NEWCOMERS, ESOP EE, ESOP L
7. Sharing Entrepenurship: Converting an Established Business into a Worker Cooperative
Betsy Black, Cooperative Fund of New England; Rob Brown, Cooperative Development Institute; Joe Rinehart, US Federation of Worker Cooperatives; Adam Trott, Valley Alliance of Worker Cooperatives
This workshop will provide business owners and leaders with key tools for preparing a business to convert successfully into a worker co-op, and will provide an overview of the advantages, challenges and steps in that process.
8. Deep Participation: Cultivating a Culture of Collaboration
Cecile Green, Round Sky Solutions, moderator, with Cecile Betit, independent researcher; Rink Dickinson, Equal Exchange; Dave Fitz-Gerald, Carris Reels
Creating a culture of meaningful collaboration takes some serious effort and a willingness to experiment. What does such a culture look like and how do you get there? We will hear about efforts to build more participatory workplaces – including what has worked well and not so well – at two very different employee-owned companies, Equal Exchange, a worker cooperative in the Fair Trade food industry, and Carris Reels, a 100% ESOP-owned manufacturing company. You can expect to come away from this session with a better sense of what a collaborative culture is, and ideas on how to foster one at your company.
9. The ESOP Education Bucket List – Recruitment through Retirement
Victor Aspengren, Prairie Capital Advisors; Missy McManigle, Walman Optical
What comes first for new hires? Employee ownership, ESOP education, financial literacy, personal goals, job training, etc. What is the best way to move a new employee to becoming an employee owner? This is a new perspective on the methods to the madness! A CD of education materials and examples gathered from employee-owned companies in Minnesota and the Dakotas will be distributed at the end of the presentation.
ESOP EE, ESOP L
10. Management Incentive Plans for ESOP Companies
John Bentas and Beth Fowler, McLane, Graf, Raulerson & Middleton; Joe Marx, Principal Financial Group
This session will provide an overview of typical executive benefit packages and arrangements in ESOP companies. We will review tax, legal and regulatory considerations, including anti-abuse regulations in Code sections 409(p) and 409A, and will take into account corporate and executive goals and objectives. You will gain perspectives and share ideas with other ESOP companies about the various ways to incentivize executives in the ESOP context and what works best.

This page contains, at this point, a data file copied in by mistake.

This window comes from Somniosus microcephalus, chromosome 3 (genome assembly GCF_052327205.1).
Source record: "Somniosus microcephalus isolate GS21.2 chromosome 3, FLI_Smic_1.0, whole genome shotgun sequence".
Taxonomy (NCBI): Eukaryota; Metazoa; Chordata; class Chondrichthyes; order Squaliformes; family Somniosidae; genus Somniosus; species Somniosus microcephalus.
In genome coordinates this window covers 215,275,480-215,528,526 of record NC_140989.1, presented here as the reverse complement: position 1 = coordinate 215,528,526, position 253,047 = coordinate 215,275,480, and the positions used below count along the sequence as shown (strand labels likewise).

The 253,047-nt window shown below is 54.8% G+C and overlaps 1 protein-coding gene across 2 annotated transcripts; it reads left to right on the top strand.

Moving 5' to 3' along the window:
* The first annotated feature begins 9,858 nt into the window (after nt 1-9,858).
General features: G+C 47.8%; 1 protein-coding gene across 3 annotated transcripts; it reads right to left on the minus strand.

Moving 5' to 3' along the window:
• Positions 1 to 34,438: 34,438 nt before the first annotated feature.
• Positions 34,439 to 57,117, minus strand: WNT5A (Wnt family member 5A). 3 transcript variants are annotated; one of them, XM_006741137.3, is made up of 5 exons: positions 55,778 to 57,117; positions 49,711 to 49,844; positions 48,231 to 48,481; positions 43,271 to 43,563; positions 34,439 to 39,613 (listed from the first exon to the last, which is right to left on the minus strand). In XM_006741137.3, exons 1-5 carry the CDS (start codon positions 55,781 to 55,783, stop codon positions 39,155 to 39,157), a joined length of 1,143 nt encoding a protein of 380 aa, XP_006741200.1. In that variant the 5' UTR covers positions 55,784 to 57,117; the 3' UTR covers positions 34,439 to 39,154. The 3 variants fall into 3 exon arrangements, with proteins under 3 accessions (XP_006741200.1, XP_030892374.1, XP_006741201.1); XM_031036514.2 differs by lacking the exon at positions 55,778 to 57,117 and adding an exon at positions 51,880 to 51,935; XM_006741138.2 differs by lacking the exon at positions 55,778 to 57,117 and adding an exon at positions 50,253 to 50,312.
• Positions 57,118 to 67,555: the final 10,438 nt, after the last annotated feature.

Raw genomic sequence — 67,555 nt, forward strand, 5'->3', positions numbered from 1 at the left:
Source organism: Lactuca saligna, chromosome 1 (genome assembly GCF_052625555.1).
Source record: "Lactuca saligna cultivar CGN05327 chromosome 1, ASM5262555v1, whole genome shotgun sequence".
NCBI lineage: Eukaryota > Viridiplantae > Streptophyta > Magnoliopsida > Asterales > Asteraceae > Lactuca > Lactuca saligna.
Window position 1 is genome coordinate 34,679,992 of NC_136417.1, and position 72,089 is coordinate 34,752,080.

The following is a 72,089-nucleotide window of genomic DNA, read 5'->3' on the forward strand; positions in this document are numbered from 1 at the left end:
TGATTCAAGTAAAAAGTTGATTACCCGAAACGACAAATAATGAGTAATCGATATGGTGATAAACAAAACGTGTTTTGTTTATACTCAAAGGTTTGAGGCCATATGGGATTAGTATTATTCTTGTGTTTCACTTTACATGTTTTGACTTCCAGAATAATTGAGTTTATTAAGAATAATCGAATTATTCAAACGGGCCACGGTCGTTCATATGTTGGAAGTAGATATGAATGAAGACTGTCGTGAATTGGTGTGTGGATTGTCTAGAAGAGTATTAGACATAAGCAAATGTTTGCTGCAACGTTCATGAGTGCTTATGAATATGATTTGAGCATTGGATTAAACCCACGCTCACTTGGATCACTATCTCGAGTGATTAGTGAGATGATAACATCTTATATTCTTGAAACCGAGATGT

12:30 to 1:30 -- LUNCH
1:30 to 2:45 -- WORKSHOPS, SESSION C
11. Basics of Valuation and Financing for Ownership Succession
Don Baker and Mat Robitaille, KeyBank; John Murphy, Atlantic Management Company
In this session, we will learn the basics of how valuators determine the value of privately-held companies, and how lenders evaluate loan applications for transfers of ownership. This session will be valuable to anyone considering ownership succession for their company – or anyone who wants to better understand how valuators and bankers think!
12. Laying Strong Foundations: Stories from New and Established Worker Co-ops
Joe Rinehart, U.S. Federation of Worker Cooperatives, moderator; panelists – Rink Dickinson, Equal Exchange; Kristen Howard, Real Pickles; Dunbar Oehmig, Red House
This panel will feature worker owners from both new and mature worker cooperatives discussing strategies for cooperative success. The panelists will discuss the structures in their cooperatives that allow their businesses to thrive. The focus will be on bringing on new members, systems for democratic governance and participatory management that position worker cooperatives to be great businesses, and ways cooperatives can support and encourage growth and entrepreneurial activity.
13. Employee Engagement and the Ownership Mindset
Tom Bouwer, ProfitWorks LLC; Carey Chen, Hypertherm
Employees certainly don’t lack the interest or capacity to contribute more meaningfully at work. In many cases, though, they simply haven’t received the tools, training or inspiration they need to begin thinking and acting like owners. As important, poorly functioning leadership teams often cause major credibility gaps that erode trust and damage initiatives designed to create an engaged culture. Participants will learn effective ways of sharing financial information and fostering habits of focus, improvement and fun.
14. Meetings Matter: Designing and Facilitating an Effective Meeting
Linshuang Lu, Praxis Consulting Group
Good meetings are essential for facilitating engagement and participatory decision-making at employee-owned and cooperative workplaces. This session provides practical theories and skills for facilitating good meetings.
15. How Does the Board of Directors of an Employee-Owned Company Create Value?
Peter Paquette, Tarndale LLC
If a company is to remain employee-owned for the long haul, with a culture that is about more than just profit, the Board of Directors needs to carefully consider its standard of value. What is the appropriate yardstick for measuring success? This workshop will begin with a review of the duties of Boards of Directors and the usual definition of shareholder value. We will then consider a new way of thinking about value in employee-owned companies that is both consistent with the law and more appropriate for companies that intend to remain employee-owned. This is a controversial subject, and we expect – and will encourage – a lively discussion!
3:00 to 4:00 AFTERNOON PLENARY
Our closing plenary will feature a panel discussion on "Employee Ownership in the Workplace: What Difference Does It Make, Really?"
4:00 to 5:00 CLOSING RECEPTION
Regular attendees can register here. Presenters and sponsors will be sent special instructions.